‘They were so worried about breaking the law,’ says Connie, shaking her head. ‘It feels so wrong. What’s happened to freedom of speech? Now it’s heart-breaking that even in death they can’t say their beautiful daughter’s name out loud. It’s barbaric and I cannot even begin to imagine how it must feel for them.’
She adds: ‘As soon as you walk through the hospital doors you lose your rights and you no longer have a voice. I felt very much like that the whole way through, even during the court case.
‘You’re not allowed to speak, the barristers have to do it for you. And in ST’s case they have even taken away her right to be identified.’
During that call, Connie — who had been contacted by the family’s legal team— had vowed to do anything she could to help.
‘I didn’t want what happened to Charlie to happen to anyone else, and said I would do everything in my power to try and help prevent that reality. But now here we are,’ she says. ‘It is so, so sad.’
Articulate and charismatic, today Connie, while devastated for ST’s family, is no longer pole-axed by grief as she was in those desperate early years after Charlie’s death, when she dreamed about her firstborn son still being alive, only to wake and have to confront the reality of his loss all over again.
Chris Gard and Connie Yates with their son Charlie Gard
‘That happened for a long time,’ she says. ‘It was a struggle just to put one foot in front of the other.’
Three years ago, the arrival of Charlie’s brother, Oliver — a healthy baby who at birth was the spitting image of his elder sibling — also brought renewed joy for Connie and Chris.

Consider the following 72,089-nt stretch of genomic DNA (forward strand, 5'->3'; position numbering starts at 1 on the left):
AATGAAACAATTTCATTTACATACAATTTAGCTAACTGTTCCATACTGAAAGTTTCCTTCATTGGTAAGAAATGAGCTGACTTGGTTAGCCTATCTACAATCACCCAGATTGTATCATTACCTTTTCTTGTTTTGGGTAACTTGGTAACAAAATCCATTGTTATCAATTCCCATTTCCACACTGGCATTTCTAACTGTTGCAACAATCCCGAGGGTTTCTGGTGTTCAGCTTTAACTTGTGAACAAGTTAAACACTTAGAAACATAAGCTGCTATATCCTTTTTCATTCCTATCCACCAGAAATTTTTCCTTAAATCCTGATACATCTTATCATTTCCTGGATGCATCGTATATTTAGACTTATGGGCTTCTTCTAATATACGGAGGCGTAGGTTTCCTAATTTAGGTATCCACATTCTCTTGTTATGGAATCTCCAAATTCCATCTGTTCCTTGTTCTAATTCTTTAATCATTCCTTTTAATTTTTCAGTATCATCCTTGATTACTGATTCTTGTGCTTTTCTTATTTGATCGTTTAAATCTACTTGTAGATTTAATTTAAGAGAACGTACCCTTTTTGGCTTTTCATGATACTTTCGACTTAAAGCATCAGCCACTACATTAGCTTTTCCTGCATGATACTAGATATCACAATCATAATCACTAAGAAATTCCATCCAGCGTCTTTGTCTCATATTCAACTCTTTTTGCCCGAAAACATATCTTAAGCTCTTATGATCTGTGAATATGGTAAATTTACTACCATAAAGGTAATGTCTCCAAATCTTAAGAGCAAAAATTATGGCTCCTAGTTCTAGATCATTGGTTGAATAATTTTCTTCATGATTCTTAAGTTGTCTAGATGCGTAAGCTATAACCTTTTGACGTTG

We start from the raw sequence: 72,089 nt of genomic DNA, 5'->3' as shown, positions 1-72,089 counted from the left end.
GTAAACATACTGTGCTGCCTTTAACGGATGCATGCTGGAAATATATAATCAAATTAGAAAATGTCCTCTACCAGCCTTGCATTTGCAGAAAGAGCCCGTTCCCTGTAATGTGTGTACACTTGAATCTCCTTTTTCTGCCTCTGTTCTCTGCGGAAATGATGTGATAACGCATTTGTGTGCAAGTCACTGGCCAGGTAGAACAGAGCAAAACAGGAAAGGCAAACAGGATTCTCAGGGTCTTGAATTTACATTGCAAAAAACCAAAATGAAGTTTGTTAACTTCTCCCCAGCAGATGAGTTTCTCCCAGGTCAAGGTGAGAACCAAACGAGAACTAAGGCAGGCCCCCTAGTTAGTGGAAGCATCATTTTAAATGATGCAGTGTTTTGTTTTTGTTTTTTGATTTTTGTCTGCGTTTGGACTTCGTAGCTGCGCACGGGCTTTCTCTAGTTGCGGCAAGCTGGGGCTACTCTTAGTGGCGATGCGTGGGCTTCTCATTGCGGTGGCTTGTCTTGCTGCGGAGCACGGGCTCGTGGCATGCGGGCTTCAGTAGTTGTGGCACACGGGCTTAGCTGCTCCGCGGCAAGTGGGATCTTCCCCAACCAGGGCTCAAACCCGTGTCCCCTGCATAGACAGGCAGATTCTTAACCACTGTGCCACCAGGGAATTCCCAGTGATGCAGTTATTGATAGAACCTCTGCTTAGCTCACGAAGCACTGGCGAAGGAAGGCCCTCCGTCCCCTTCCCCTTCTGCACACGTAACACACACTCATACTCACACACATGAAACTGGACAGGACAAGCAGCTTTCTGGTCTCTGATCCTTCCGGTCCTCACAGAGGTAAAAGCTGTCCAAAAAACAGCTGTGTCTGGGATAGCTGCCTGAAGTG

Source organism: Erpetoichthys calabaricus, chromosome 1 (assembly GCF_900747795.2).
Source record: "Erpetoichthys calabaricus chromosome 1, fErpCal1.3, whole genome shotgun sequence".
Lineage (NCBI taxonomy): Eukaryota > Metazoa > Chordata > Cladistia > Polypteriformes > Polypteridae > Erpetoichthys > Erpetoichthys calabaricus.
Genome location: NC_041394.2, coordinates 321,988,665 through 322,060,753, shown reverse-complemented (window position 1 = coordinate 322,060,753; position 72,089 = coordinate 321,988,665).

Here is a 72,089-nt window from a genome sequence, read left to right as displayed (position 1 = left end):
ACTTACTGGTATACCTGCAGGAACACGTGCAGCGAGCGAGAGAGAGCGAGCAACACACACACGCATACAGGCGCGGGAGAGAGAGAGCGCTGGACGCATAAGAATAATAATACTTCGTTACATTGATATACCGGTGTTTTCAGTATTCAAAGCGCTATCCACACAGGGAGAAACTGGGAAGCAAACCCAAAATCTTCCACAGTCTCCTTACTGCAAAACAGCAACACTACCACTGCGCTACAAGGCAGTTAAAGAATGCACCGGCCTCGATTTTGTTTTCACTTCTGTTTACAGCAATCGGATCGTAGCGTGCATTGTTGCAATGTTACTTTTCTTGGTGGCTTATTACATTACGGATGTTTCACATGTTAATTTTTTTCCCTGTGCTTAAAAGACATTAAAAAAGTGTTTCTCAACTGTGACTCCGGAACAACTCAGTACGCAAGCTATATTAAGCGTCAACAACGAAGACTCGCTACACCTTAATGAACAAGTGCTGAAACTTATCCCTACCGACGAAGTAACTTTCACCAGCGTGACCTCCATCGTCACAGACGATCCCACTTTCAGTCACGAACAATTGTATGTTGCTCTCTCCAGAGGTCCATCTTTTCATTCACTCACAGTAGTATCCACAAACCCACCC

‘He’s wonderful,’ says Connie, her face lighting up. ‘He makes us smile every day. He’s so clever, above his years, you can have full-on conversations with him.’ Make no mistake though, the sense of loss is still there, with ever present reminders of a child who did not get the chance to grow up.
‘Grief never dies, because love never dies does it?’ she asks. ‘Charlie should be seven now and it still physically hurts not having him here. At the moment lots of people are posting pictures on social media of their children returning to school, another year older.
‘I should be doing that with Charlie standing by the front door. It’s hard. You never get over the loss of a child. You just learn to live with it.’
Her striking waist-length blonde hair is also a legacy of Charlie’s passing.
Shatteringly, after months of protracted legal wrangling, Charlie passed away in July 2017, a month shy of his first birthday (Pictured: Connie Yates)
‘I haven’t cut it since he died,’ she says. ‘I suppose I just wanted to hold on to something from that time.’
There have been other changes, however: last year she and Chris moved from their home in London to the outskirts of Inverness, Scotland, where Connie has family, to raise Oliver away from the hustle and bustle of city life.
‘It’s lovely having the space and the scenery, although I miss my friends,’ she confides.
Charlie remains all around them though, with photos dotted about the family home. They help Connie and Chris talk to Oliver about his big brother.
‘Obviously, I haven’t told him the full story yet, but I think it’s important for him to know what happened over time, so it’s not a shock when he’s older,’ she says. ‘At the moment he’s a bit confused, because I show him pictures and tell him it’s his big brother and he says, ‘But mummy, Charlie’s a baby.’ It’s hard for him to understand.’